Thank you for informing me of SENDIST however I am an old hand at SENDIST, having had to have three of them already. That speaks volumes. And you are missing the point that a huge amount of parents are having to go to SENDIST when they should never have had to in the first place! If LAs are able to abuse the system, that is testament alone that it is not working. There is no real policing of their failures which means policies are set up to enable them to work the system to their own favour and to the detriment of vulnerable children and their families. As the saying goes, you have to speculate to accumulate. The short term thinking evident in so many of these appalling decisions shows that nobody is really thinking of outcomes and valuable contributions to society of these children. So many autistic children suffer mental health breakdowns in the school system due to inclusion not working and failures of mainstream schools to provide the right support (or sometimes any)."

  • Holly59
    Posts: 2,586
    For what it is worth I will be copying my personal response to both Edward Timpson mp and Martin Vickers mp (as well as whoever takes the role of Children & Families minister should the Government change colour). I will leave that letter until after the nonsense that is a period of purdah, just in case it gets 'filed'.

    How very true about Purdah ! Oldandwornout good decision suprising what gets filed and the consequences. Just an example below .

    Both my boys were illegally excluded in Scotland . Sadly the bottom line is getting the correct support, diagnosis , and education techniques in the first place .

    Prevention is better than cure .

    Pat xx
  • I can assure you that this department’s vision for children with SEND is the same as that for all children and young people – that they achieve well in their early years, at school and in college; find employment; lead happy and fulfilled lives; and experience choice and control.


    Good old DfE banging on about the wonders of the C&F Act and how this approach will make all the difference. Well maybe one day it will but all the time it relies on good will and following an ethos (shoulds not musts) it may as well be retitled the Chocolate teapot and Fairies Act. Yes, where people have adopted the ethos there have been some really positive changes but the reality is that trying to get some to embrace these changes is like pushing a bolder uphill.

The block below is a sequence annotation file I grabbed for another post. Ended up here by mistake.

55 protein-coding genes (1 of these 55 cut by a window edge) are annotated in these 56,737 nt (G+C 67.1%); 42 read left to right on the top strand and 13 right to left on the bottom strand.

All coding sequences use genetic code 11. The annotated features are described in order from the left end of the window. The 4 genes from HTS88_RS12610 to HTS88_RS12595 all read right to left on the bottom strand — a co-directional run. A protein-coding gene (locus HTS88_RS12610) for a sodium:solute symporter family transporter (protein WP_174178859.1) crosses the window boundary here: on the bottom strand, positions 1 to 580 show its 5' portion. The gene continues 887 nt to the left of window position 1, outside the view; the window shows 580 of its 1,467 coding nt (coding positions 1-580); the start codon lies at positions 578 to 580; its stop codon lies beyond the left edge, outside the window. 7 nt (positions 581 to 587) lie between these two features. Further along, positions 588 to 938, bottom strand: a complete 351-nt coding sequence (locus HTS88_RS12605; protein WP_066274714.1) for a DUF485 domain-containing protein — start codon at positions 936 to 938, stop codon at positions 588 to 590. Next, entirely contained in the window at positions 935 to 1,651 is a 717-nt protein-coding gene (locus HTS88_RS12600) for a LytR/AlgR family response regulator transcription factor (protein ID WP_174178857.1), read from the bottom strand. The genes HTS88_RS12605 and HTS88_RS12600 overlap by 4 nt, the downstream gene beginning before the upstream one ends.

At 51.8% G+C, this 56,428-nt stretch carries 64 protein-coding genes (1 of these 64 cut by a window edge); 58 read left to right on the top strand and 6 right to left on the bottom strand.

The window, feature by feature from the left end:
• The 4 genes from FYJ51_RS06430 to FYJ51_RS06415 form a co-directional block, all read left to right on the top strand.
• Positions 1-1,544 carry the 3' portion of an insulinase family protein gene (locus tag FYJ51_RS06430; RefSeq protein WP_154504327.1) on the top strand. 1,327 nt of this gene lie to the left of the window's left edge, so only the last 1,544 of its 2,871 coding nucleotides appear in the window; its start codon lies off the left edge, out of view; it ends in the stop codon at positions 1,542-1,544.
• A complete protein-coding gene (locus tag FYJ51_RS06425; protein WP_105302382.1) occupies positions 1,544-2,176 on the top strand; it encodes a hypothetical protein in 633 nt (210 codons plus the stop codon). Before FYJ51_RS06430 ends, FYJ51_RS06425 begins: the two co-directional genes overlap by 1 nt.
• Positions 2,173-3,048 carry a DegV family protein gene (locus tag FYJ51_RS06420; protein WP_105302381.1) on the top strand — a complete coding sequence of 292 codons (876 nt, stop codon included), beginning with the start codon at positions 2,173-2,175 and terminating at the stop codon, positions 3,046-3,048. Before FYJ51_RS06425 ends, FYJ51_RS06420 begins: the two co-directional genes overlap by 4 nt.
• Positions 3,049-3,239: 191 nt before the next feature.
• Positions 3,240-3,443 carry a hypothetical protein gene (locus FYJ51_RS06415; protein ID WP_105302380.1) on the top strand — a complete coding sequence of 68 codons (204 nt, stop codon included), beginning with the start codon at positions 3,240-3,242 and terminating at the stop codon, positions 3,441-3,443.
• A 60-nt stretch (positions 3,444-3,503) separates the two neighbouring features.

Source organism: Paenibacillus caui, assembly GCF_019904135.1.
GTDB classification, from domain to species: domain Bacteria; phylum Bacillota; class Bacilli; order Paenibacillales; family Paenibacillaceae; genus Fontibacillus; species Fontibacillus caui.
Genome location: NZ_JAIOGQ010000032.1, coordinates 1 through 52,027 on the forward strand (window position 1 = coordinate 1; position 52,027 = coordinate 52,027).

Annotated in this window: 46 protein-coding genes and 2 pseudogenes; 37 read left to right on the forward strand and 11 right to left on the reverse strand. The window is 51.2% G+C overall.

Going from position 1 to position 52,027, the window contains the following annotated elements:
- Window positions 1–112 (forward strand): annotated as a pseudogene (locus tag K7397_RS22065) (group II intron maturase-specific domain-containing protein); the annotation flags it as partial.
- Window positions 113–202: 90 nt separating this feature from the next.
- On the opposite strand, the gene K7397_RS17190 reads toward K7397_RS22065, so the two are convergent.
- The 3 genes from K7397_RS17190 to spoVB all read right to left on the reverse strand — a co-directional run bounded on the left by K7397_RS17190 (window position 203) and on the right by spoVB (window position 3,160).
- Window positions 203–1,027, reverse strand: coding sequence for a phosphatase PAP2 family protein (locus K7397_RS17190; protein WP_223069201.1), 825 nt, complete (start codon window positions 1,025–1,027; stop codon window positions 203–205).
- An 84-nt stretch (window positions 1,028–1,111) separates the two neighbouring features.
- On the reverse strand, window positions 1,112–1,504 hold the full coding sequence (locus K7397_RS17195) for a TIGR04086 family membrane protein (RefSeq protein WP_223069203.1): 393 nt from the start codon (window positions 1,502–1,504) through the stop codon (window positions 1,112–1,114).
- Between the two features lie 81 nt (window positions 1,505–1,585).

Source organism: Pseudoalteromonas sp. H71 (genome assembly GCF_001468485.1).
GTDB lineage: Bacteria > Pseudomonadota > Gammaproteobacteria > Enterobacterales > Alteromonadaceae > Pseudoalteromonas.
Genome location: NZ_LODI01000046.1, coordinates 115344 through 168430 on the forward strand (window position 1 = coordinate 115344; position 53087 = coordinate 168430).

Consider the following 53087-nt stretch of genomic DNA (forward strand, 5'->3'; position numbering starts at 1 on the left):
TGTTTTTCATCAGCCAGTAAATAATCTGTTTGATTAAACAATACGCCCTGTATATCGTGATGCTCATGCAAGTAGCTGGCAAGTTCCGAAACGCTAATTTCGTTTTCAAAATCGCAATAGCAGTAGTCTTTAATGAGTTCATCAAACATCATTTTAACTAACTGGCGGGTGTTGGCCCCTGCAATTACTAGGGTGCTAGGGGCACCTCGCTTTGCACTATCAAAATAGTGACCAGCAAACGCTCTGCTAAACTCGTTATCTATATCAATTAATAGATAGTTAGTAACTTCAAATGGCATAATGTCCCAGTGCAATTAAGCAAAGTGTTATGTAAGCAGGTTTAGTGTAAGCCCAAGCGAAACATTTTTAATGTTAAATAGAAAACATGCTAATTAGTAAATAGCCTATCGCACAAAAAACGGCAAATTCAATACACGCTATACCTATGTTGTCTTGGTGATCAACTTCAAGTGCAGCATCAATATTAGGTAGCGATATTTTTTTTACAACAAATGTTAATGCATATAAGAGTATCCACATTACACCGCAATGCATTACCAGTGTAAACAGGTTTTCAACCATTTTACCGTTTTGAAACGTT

Complaining to the LA or going thru the nausea of SENDIST does nothing to address the problem when it is a Head Teacher who has all the 'choice and control'. Choice to exclude, choice to decide that a SEND child's behaviours are deliberate and due to poor parenting Choice to ignore C&F Act 'give the child, young person and parent a voice' mantra, choice to ignore diagnosed SEND (after all parent is deluded and child a delinquent) for Control!!! HT can exclude on a whim, phone and expect parent to drop everything to collect the child and be fairly confident that the parent will just accept this....just who has the control!

    Appealing a decision to exclude takes forever and at best will only result in change on child's record and 'reinstatement'. Sorry but the damage has already been done and can not be taken back. You can not airbrush a child's experience. Looking at the exclusions complaints processes it can take at 45 days plus to get to this decision. How does that help where a child has had one or two days exclusion!

    Challenging a HT decision is hardly 'embracing' the 'equal partnership working together' ethos of Act. And who honestly wants their child to attend a school that has been forced to accept them!

    Most of the schools in our borough have converted to Academies so if complaints to governors fail, the parent can escalate to DfE.....Oh boy!

    I will keep you posted of response from DfE. Going by PlanetAutism's experience expect next post to be around Christmas :)
  • Holly59
    Posts: 2,586
    Oldandwornout , Which Christmas 2018!!

    Pat xx
  • Ha, doubt they would be that speedy!
  • PDA_ASD_Parent
    Posts: 4,188
    And when it arrives, it won't be a gift that keeps on giving that's for sure...